“There is a risk and it would be wrong not to admit it,” Speranza told Rai, Italy's national broadcaster.
“It's clear that it is a risk we are taking, because zero risk does not exist at the moment and it will only exist when there is a vaccine.”
“Until then, it is a question of taking calculated risks and of trying to manage a different phase.”
Ahead of the further easing of restrictions on Wednesday, some of Italy's top health experts have been questioning the accuracy of contagion data being released by regional governments during the reopening phase.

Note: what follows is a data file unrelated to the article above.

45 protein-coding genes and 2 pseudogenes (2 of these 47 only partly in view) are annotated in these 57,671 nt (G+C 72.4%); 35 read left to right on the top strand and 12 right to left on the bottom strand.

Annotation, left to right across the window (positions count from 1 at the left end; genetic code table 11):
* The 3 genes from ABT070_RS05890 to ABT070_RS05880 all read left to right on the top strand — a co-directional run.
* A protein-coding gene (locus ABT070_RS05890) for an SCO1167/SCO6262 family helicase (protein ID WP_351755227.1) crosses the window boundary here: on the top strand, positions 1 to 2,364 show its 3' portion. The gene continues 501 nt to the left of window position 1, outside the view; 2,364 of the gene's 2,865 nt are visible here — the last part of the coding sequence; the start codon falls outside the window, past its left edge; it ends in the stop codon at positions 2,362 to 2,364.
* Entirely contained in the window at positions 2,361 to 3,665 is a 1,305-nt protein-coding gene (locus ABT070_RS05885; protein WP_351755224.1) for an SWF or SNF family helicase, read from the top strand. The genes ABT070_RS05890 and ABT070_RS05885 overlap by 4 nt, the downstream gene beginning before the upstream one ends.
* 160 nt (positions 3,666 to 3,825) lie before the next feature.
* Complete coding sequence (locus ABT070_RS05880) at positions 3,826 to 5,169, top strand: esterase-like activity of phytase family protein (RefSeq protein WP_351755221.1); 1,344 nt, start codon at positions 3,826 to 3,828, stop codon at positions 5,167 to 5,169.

Speranza said it was “undeniable” that there were “differences in the situation” across the national territory, but “at the moment that the figures tell us that, while it is true that there are quantitative differences, the trend of all the regions is going in the right direction, is going down”.
He added that other countries are “not justified” in barring italians from entering “because the current situation in Italy is of a superior level than the average of other EU countries.”
“We had an extremely difficult emergency phase, and we were the first ones to take very tough decisions.”
Speranza has repeatedly warned that people must not let their guard down yet, and that “social distancing and precautionary measures will be crucial.”
“Woe betide us if we think we've won and everything is over,” he said.
Speranza last week warned that italy “must be ready” for a possible second wave of contagion.